As I ponder what to be thankful for this Thanksgiving, it’s easy to find an answer. These are my top six reasons to be thankful.
To the doctor who cut our appointment short,
I went to see you because my body was failing me, and I didn’t know what it was. As a trained professional, I thought you had the answer to what was wrong with my health. I had a story to tell about my symptoms, my concerns, my fears — it was my illness narrative. I was eager to share it with you.
As a professional patient, I came prepared with my “medical resume.” My name, date of birth and address appeared across the top with my medical conditions listed below: asthma, pituitary adenoma, diabetes insipidus, lupus, Sjogren’s syndrome, Raynaud’s disease, rheumatoid arthritis and scleroderma. And as a result of a traumatic iatrogenic brain injury, I also included seizure disorder, dyskinesia and physical balance problems. I wanted you to know I was a responsible and fully informed patient.
When you read my medical history, you became apprehensive, doubtful and cold. You seemed to question my understanding of what I was doing in your office, and by your tone, you questioned my intelligence.
You gave me a cursory examination and were quick to end my consultation. I was left speechless by your behavior. I am a litigator and a former public defender in Manhattan and the Bronx. And as the only English-speaking person in my family, I have advocated for countless people in a myriad of settings, including doctors’ offices, but I couldn’t manage to advocate for myself. The minute I walk into any doctor’s office, something happens to my strong, loud mouthpiece, and I become a marshmallow. It’s like a gag is put on me. If I were a superwoman, the doctor’s office would be my Kryptonite. In part, that’s why I created the medical resume in the first place; I get so flustered around doctors I forget to mention important information.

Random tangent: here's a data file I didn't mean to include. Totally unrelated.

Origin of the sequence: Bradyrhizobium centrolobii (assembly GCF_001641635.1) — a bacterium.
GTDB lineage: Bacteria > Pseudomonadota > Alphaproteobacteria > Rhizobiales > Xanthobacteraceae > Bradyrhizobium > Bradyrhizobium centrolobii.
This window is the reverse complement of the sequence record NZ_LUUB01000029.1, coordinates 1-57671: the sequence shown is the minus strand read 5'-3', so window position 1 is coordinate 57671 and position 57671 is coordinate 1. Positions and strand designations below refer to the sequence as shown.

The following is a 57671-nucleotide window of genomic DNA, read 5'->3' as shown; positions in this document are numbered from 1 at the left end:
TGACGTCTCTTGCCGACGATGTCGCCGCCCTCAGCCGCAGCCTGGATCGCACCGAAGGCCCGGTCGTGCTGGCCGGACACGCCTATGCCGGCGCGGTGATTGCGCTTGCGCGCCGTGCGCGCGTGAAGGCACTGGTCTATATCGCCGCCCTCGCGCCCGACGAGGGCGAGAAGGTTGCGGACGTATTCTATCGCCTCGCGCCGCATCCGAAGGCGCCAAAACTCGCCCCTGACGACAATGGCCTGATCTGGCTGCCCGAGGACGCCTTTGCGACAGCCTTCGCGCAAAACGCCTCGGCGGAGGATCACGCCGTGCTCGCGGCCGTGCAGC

This experience left me powerless. In the examination room, I believe doctors wield the power while patients sit, wait and obey. I lost my power to speak and voice my discontent when I saw the white lab coat with the embroidered “MD.” At first, I thought I was at fault. Maybe doctors don’t know how to see and hear patients like me. Maybe they’re afraid of the potential medical risks we represent. But then I realized it’s not just me. I’m within the expected range of patients you see and to whom you provide medical care.
I’m not asking anyone for a miracle or a cure; I’m asking you to be my ally. My exceptional health profile does, inevitably, alter the patient-doctor dynamic. Doctors have to be more attuned to my care and ask more questions, but that doesn’t mean they get to treat me in an insensitive manner.
By not being interested in my illness, you failed to form any kind of relationship, let alone a doctor-patient one. As an ally, you were supposed to listen empathetically, act accountably and together, we could’ve diagnosed my medical problem. Instead, you had your own agenda and ignored me, the patient.
A partnership between doctor and patient leads to better medical care. The doctor needs to hear the patient’s narrative in order to properly diagnose. If the doctor doesn’t invite an open dialogue, I don’t believe they’re practicing humane medicine.
We need to put a stop to these cold, detached patient examinations, and forge open communication between doctor and patient. Both sides will get better results.
Lead photo source: Thinkstock Images